Council OKs St. John drilling
Published 12:00 am Tuesday, February 26, 2008
By ROBIN SHANNON
LAPLACE – A Lafayette oil and gas company recently received approval from the St. John Parish Council to begin a seismic exploration survey to determine the prospect of fuel extraction in the area.
During a presentation in front of council members, Merlin Oil and Gas, Inc., received a letter of no objection from the parish to conduct a 3D seismic survey of land underneath eastern parts of the parish, from the area around Highway 51 to the parish line. The project’s outline will also include most of St. Charles Parish.
Ian McGill, project manager for Merlin Oil and Gas, said a geophysical survey of this kind is an early stage venture in the company’s search for oil and gas in the area.
“What we are doing is making a map of the layers of land under the surface,” said McGill. “We are looking for rock structures that typically contain hydrocarbons.”
McGill said officials with Merlin have spent the past few weeks laying out receivers in locations throughout the testing area. He said many of the receivers, which look like small microphones, are positioned in area neighborhoods.
These receivers will collect data from seismic charges the company will send through the land layers in an effort to acquire velocity levels. The source of the seismic charge will be by dynamite blasts that are detonated underground.
“To determine what the layers are, we need to stimulate the subsurface levels,” said McGill. “Every medium, whether it be limestone, shale, etc., has a different velocity. The blasts send vibrations through the layers to determine what the layers are.”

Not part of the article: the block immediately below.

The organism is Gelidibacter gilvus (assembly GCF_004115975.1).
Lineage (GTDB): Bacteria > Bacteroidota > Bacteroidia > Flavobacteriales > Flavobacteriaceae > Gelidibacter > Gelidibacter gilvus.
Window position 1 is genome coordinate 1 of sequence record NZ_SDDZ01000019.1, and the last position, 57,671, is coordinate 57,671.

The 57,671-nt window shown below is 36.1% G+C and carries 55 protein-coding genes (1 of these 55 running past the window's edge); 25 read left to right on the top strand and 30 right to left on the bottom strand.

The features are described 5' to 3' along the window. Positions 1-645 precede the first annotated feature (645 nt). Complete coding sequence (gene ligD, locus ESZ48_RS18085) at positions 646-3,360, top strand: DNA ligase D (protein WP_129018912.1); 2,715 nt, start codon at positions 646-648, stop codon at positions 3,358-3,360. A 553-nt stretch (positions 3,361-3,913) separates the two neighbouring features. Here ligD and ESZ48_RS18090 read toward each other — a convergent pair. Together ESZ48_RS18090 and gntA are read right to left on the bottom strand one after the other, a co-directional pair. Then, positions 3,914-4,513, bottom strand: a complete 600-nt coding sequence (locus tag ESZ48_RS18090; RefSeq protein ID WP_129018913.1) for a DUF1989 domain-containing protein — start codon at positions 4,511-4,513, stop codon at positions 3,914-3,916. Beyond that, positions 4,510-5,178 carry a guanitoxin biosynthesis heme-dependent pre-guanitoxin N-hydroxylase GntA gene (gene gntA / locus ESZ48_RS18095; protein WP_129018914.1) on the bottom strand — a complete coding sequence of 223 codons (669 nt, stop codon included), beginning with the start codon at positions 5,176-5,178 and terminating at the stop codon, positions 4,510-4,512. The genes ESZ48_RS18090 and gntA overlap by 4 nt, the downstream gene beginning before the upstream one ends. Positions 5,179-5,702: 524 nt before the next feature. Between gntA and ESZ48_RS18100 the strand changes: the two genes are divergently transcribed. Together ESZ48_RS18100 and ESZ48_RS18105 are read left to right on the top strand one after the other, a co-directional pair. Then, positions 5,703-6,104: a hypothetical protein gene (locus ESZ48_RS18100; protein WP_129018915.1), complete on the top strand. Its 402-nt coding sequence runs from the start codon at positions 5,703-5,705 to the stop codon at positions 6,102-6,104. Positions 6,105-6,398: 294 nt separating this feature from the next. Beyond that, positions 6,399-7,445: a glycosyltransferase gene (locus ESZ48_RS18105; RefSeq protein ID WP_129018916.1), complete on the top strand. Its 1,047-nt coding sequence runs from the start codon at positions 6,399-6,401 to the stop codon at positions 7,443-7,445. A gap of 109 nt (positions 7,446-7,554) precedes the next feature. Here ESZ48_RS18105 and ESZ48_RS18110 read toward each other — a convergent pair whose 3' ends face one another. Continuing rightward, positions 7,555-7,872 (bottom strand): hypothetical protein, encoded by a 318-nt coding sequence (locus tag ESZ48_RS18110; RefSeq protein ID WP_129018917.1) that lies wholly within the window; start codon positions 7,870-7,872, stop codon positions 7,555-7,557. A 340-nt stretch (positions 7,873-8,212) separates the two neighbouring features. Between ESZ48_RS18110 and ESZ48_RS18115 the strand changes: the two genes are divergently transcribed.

McGill told the council that Merlin Oil has attained permits from the state and federal levels, and the company is working closely with area commercial enterprises to acquire permits to blast in those areas. He also said that adequate permission would be acquired before the operations begin.
Paul Oncale, director of Public Safety for St. John Parish, told the council that he accepts Merlin Oil’s request, but set forth some extra conditions before adoption. Oncale specified that 2.2-lb. charges can not be set off any closer than 500 feet from an inhabited dwelling, and 5.5-lb. charges can not be set off any closer than 750 feet from an inhabited dwelling. Oncale also advised that the parish reserves the right to shut down operations at any time if issues arise or resident complaints come up.
McGill said the blasts would not pose any threat to residents or businesses. The dynamite is sent far enough into the ground that people would not have the opportunity to come in contact with it. He said residents would hear the blast, but it would sound more like rolling thunder.
St. John Parish has been added to Merlin Oil’s insurance policy, and all parish fees have been covered. He said once all the permits have been acquired the testing will commence. The anticipated completion date is slated for the end of June 2008.
McGill said once the data has been collected, which usually takes several months, the company would then determine whether drilling is necessary. He said he did not want to speculate on the likelihood of anything being found.